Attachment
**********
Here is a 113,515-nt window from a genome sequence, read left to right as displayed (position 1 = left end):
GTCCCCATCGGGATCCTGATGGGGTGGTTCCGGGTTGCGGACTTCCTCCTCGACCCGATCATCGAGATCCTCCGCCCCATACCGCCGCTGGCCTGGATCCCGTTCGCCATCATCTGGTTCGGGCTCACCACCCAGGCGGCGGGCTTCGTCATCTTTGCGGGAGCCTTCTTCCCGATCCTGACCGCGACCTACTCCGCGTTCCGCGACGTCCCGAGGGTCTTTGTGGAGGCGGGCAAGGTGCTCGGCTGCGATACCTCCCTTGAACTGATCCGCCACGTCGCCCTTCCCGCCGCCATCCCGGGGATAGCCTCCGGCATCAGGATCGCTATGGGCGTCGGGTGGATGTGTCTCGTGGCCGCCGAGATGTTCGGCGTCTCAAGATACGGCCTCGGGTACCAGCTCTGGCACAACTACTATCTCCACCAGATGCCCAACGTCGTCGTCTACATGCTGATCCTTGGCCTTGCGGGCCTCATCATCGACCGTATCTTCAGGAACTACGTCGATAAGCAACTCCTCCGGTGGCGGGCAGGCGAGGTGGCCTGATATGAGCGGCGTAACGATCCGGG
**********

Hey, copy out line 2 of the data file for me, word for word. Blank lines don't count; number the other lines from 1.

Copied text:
GTCCCCATCGGGATCCTGATGGGGTGGTTCCGGGTTGCGGACTTCCTCCTCGACCCGATCATCGAGATCCTCCGCCCCATACCGCCGCTGGCCTGGATCCCGTTCGCCATCATCTGGTTCGGGCTCACCACCCAGGCGGCGGGCTTCGTCATCTTTGCGGGAGCCTTCTTCCCGATCCTGACCGCGACCTACTCCGCGTTCCGCGACGTCCCGAGGGTCTTTGTGGAGGCGGGCAAGGTGCTCGGCTGCGATACCTCCCTTGAACTGATCCGCCACGTCGCCCTTCCCGCCGCCATCCCGGGGATAGCCTCCGGCATCAGGATCGCTATGGGCGTCGGGTGGATGTGTCTCGTGGCCGCCGAGATGTTCGGCGTCTCAAGATACGGCCTCGGGTACCAGCTCTGGCACAACTACTATCTCCACCAGATGCCCAACGTCGTCGTCTACATGCTGATCCTTGGCCTTGCGGGCCTCATCATCGACCGTATCTTCAGGAACTACGTCGATAAGCAACTCCTCCGGTGGCGGGCAGGCGAGGTGGCCTGATATGAGCGGCGTAACGATCCGGG